CG: The first thing to remember when buying in Arlington is, “There is no such thing as a perfect home.” People must make compromises to live in this amazing county, so I encourage my buyers to prioritize their must-haves, location being the biggest, and not compromise them and learn to live without some other features. Aside from that, so many things in a house can be changed or fixed. People get stuck because they want a “move-in ready” home, or they sometimes get hung up on cosmetic issues, but if you can see beyond those less-perfect details and embrace the fun of adding your own touch to a home, you will succeed in buying in this market. I try to help my clients see the underlying positives in a home that may have, say, carpeting instead of hardwoods, or an older kitchen. By considering what you can do to improve a potential house and put your personal stamp on it, you can often get a better deal and not spend as much as you would by holding out for the elusive perfect house.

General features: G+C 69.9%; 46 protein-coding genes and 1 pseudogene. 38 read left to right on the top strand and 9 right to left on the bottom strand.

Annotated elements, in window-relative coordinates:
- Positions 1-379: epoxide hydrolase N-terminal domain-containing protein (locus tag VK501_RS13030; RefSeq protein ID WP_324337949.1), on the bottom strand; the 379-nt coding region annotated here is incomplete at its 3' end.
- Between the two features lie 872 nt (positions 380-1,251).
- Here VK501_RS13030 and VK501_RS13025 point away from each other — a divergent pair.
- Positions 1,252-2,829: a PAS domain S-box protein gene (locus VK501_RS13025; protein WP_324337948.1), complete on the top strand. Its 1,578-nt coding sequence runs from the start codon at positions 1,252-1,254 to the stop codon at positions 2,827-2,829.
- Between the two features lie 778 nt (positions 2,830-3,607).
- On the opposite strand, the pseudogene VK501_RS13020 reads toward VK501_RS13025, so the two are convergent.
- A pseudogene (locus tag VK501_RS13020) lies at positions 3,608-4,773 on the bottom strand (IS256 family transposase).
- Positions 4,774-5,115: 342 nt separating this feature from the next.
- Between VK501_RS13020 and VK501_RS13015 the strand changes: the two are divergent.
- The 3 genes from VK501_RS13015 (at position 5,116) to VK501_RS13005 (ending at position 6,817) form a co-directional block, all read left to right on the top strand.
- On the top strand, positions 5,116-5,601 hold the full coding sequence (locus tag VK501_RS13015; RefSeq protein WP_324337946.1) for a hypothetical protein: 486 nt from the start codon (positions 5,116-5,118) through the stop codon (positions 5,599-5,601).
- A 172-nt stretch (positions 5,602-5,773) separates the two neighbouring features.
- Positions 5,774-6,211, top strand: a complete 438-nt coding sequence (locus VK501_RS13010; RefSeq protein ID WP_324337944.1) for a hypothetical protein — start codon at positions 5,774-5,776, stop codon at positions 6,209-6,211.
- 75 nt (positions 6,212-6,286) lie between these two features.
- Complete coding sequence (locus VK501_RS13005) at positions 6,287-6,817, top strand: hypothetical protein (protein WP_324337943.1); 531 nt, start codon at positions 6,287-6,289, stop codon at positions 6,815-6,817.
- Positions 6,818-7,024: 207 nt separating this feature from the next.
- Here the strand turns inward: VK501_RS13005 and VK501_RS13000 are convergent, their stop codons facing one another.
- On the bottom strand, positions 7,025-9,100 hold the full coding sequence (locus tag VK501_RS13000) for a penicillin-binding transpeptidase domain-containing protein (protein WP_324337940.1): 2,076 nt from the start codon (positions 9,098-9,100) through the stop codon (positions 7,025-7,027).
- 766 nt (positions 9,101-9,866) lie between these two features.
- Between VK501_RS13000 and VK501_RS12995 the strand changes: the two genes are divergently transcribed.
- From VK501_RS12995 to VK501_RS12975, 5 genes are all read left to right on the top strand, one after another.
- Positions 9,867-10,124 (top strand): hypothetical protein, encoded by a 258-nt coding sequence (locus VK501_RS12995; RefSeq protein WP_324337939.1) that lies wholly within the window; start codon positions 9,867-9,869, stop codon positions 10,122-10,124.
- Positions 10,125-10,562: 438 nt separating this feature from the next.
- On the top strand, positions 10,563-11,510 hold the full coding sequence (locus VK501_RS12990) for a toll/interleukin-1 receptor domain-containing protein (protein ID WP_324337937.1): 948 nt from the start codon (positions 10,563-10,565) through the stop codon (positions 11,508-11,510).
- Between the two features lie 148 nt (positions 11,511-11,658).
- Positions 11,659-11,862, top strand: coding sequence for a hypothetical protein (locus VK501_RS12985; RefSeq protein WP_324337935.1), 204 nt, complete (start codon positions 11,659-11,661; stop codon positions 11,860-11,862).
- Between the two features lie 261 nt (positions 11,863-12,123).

Coral Gundlach photoCoral Gundlach is a CRS level top producing real estate consultant specializing in residential real estate. Her geographic focus is Arlington, Falls Church, Alexandria, McLean, Vienna, Fairfax and Loudoun county Virginia. Coral helps clients define their goals and look at the big picture to help clients buy, sell, rent or refinance to reach their goals. Her marketing for listings is extraordinary, providing professional photos, staging advice, contractor recommendations, video and 3-D virtual tours for every listing. She also spends time uniquely packaging the home and neighborhood’s best features to buyers through a variety of media channels—YouTube, Facebook, Instagram. A premier agent on Zillow and Trulia, she ensures that her sellers’ listings rank at the top of buyers’ home searches. Last year her Arlington average days on market was 5 days and her listings sold on average for 2% over asking price. She works extensively with all kinds of buyers—from first time to repeat, she will navigate through the often confusing process from finding the right neighborhood to negotiating price, inspections, mortgage options and make the experience exciting and enjoyable. Coral is a platinum sponsor for the Tuckahoe Home and Garden tour for 2016. For more information, check out